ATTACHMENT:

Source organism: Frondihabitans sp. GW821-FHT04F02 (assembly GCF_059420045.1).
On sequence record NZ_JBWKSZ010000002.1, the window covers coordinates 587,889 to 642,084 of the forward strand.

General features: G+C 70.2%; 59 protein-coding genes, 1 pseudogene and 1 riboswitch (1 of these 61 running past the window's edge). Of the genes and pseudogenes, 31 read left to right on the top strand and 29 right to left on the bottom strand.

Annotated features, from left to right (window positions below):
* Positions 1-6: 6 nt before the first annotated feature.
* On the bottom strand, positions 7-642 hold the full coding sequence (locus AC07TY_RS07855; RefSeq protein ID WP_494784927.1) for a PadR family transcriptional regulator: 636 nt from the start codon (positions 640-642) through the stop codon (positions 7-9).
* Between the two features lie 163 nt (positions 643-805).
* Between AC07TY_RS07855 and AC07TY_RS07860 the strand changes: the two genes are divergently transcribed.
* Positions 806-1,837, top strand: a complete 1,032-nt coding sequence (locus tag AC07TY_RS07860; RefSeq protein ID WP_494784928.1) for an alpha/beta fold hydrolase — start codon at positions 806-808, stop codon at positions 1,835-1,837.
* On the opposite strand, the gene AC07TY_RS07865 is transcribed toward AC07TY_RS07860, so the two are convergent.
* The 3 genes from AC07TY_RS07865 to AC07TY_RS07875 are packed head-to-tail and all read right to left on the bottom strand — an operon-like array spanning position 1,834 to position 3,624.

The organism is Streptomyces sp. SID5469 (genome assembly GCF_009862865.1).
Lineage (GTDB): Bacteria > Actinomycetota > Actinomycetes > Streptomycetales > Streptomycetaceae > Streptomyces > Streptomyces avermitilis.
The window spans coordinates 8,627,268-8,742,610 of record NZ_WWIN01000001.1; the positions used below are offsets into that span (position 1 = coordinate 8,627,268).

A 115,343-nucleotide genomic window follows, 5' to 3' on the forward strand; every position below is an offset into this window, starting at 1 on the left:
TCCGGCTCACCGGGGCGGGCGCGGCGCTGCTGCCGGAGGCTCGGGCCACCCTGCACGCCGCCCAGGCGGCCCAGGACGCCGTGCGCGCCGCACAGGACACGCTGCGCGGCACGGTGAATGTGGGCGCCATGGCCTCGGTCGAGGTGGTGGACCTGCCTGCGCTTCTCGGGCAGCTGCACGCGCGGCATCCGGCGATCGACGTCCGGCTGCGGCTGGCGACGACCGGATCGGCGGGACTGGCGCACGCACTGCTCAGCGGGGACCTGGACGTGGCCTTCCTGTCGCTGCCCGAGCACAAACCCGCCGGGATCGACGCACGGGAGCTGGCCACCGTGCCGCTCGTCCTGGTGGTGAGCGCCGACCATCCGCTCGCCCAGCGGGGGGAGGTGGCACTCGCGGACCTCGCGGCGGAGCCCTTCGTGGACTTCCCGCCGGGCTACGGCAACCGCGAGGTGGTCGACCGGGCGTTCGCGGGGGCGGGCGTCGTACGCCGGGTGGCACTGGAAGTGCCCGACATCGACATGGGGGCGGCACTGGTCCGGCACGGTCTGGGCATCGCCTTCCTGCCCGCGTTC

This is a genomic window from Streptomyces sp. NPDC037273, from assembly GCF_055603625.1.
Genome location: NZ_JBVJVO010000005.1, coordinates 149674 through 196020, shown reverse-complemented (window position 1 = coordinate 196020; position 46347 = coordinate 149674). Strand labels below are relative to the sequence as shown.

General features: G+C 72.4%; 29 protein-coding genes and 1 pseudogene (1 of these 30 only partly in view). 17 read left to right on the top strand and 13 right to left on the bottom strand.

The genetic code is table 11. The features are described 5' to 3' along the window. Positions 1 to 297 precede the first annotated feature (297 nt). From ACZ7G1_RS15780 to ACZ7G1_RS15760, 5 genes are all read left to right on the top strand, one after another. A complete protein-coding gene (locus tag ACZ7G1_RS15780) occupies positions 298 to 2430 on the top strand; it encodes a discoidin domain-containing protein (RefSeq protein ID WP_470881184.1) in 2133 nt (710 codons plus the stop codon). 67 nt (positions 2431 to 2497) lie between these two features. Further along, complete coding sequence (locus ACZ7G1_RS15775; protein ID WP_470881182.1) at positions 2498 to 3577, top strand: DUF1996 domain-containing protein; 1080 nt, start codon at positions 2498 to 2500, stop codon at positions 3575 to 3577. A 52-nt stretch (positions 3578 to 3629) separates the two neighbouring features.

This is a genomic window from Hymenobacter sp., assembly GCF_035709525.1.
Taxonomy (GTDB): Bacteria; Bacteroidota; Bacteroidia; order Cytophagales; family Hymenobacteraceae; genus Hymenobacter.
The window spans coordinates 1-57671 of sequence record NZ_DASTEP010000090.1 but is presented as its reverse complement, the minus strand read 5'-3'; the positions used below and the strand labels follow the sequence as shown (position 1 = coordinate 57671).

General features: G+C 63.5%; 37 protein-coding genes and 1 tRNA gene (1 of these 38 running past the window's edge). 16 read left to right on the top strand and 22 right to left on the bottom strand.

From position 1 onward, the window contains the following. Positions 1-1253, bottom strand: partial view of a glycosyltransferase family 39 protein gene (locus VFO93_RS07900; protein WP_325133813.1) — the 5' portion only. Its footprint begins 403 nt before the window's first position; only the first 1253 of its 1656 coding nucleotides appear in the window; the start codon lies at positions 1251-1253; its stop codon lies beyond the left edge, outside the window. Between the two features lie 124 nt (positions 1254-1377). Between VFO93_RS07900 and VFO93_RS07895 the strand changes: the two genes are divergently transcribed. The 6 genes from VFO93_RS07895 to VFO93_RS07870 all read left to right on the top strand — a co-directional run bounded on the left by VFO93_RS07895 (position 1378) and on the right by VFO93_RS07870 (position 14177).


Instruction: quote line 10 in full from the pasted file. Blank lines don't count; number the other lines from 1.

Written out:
* On the opposite strand, the gene AC07TY_RS07865 is transcribed toward AC07TY_RS07860, so the two are convergent.